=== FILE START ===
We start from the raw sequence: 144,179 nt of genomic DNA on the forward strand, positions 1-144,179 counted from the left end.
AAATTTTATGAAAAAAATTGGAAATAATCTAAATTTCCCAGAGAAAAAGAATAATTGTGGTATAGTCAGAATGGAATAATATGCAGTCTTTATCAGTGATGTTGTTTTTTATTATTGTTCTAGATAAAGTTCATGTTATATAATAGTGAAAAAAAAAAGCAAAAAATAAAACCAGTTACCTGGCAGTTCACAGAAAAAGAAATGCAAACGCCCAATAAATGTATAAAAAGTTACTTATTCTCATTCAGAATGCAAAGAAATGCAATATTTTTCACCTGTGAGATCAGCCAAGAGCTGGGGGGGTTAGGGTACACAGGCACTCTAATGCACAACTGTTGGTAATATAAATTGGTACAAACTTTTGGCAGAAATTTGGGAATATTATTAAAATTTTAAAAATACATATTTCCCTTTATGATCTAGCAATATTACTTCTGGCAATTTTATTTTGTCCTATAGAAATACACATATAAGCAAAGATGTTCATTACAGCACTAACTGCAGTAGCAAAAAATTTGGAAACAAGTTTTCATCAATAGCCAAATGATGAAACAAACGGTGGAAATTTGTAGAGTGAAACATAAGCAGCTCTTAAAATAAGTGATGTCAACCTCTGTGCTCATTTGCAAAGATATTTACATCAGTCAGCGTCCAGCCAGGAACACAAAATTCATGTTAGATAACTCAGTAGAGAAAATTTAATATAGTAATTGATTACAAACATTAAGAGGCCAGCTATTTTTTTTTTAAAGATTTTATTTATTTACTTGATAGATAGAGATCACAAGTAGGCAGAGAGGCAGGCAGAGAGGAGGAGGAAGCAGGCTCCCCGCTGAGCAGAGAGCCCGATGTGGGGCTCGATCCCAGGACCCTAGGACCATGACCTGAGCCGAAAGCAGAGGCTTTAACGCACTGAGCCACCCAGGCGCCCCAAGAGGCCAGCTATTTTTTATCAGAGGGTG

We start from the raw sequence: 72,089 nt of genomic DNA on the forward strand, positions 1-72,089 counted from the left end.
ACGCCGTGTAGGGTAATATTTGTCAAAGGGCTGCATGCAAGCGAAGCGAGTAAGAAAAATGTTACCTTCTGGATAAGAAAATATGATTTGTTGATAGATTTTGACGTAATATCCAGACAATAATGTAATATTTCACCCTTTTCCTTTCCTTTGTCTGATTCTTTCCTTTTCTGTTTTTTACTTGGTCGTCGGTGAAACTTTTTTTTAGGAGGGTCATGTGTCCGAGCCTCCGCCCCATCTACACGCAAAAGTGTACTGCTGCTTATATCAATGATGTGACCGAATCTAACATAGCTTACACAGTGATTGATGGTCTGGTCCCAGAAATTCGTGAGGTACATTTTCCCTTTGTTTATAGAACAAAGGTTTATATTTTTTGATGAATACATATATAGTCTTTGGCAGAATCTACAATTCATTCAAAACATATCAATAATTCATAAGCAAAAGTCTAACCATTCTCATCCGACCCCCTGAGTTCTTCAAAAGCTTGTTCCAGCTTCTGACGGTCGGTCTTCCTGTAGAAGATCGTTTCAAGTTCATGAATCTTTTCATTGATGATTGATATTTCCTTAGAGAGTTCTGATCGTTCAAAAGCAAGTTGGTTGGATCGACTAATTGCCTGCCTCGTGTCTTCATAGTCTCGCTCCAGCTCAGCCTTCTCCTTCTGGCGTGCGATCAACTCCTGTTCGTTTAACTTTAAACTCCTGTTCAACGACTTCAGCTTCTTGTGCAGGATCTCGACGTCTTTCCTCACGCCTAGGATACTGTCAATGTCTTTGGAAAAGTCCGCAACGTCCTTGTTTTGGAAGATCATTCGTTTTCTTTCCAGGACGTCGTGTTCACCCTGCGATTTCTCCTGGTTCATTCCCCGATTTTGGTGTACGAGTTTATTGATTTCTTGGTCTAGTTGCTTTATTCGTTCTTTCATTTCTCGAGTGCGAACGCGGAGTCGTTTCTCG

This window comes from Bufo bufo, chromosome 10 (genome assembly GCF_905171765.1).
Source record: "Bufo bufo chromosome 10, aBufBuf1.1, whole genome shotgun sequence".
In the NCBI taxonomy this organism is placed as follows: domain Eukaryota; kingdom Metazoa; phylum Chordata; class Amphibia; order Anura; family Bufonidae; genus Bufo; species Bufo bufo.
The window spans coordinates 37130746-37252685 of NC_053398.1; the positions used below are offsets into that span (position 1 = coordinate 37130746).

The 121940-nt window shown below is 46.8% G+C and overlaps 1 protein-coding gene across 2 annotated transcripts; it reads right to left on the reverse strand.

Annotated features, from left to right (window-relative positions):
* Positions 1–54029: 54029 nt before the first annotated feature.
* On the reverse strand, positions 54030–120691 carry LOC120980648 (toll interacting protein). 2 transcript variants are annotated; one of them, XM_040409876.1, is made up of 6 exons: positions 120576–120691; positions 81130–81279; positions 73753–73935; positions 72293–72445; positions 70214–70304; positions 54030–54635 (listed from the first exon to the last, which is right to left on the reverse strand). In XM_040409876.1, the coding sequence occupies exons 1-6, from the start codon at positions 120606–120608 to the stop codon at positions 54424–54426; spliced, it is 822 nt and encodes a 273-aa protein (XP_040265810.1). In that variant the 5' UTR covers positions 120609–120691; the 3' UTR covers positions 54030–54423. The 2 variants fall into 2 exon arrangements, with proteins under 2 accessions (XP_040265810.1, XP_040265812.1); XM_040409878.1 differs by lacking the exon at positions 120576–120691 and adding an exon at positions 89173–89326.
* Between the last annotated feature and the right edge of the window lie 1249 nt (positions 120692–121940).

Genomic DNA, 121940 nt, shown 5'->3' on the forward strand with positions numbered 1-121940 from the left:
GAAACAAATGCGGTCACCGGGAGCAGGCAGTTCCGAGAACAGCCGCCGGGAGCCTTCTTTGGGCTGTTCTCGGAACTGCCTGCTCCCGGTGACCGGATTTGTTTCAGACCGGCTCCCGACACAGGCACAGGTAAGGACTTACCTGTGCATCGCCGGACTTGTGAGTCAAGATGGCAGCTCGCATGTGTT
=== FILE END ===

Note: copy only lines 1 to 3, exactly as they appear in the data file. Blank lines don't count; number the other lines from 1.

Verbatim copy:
We start from the raw sequence: 144,179 nt of genomic DNA on the forward strand, positions 1-144,179 counted from the left end.
AAATTTTATGAAAAAAATTGGAAATAATCTAAATTTCCCAGAGAAAAAGAATAATTGTGGTATAGTCAGAATGGAATAATATGCAGTCTTTATCAGTGATGTTGTTTTTTATTATTGTTCTAGATAAAGTTCATGTTATATAATAGTGAAAAAAAAAAGCAAAAAATAAAACCAGTTACCTGGCAGTTCACAGAAAAAGAAATGCAAACGCCCAATAAATGTATAAAAAGTTACTTATTCTCATTCAGAATGCAAAGAAATGCAATATTTTTCACCTGTGAGATCAGCCAAGAGCTGGGGGGGTTAGGGTACACAGGCACTCTAATGCACAACTGTTGGTAATATAAATTGGTACAAACTTTTGGCAGAAATTTGGGAATATTATTAAAATTTTAAAAATACATATTTCCCTTTATGATCTAGCAATATTACTTCTGGCAATTTTATTTTGTCCTATAGAAATACACATATAAGCAAAGATGTTCATTACAGCACTAACTGCAGTAGCAAAAAATTTGGAAACAAGTTTTCATCAATAGCCAAATGATGAAACAAACGGTGGAAATTTGTAGAGTGAAACATAAGCAGCTCTTAAAATAAGTGATGTCAACCTCTGTGCTCATTTGCAAAGATATTTACATCAGTCAGCGTCCAGCCAGGAACACAAAATTCATGTTAGATAACTCAGTAGAGAAAATTTAATATAGTAATTGATTACAAACATTAAGAGGCCAGCTATTTTTTTTTTAAAGATTTTATTTATTTACTTGATAGATAGAGATCACAAGTAGGCAGAGAGGCAGGCAGAGAGGAGGAGGAAGCAGGCTCCCCGCTGAGCAGAGAGCCCGATGTGGGGCTCGATCCCAGGACCCTAGGACCATGACCTGAGCCGAAAGCAGAGGCTTTAACGCACTGAGCCACCCAGGCGCCCCAAGAGGCCAGCTATTTTTTATCAGAGGGTG

We start from the raw sequence: 72,089 nt of genomic DNA on the forward strand, positions 1-72,089 counted from the left end.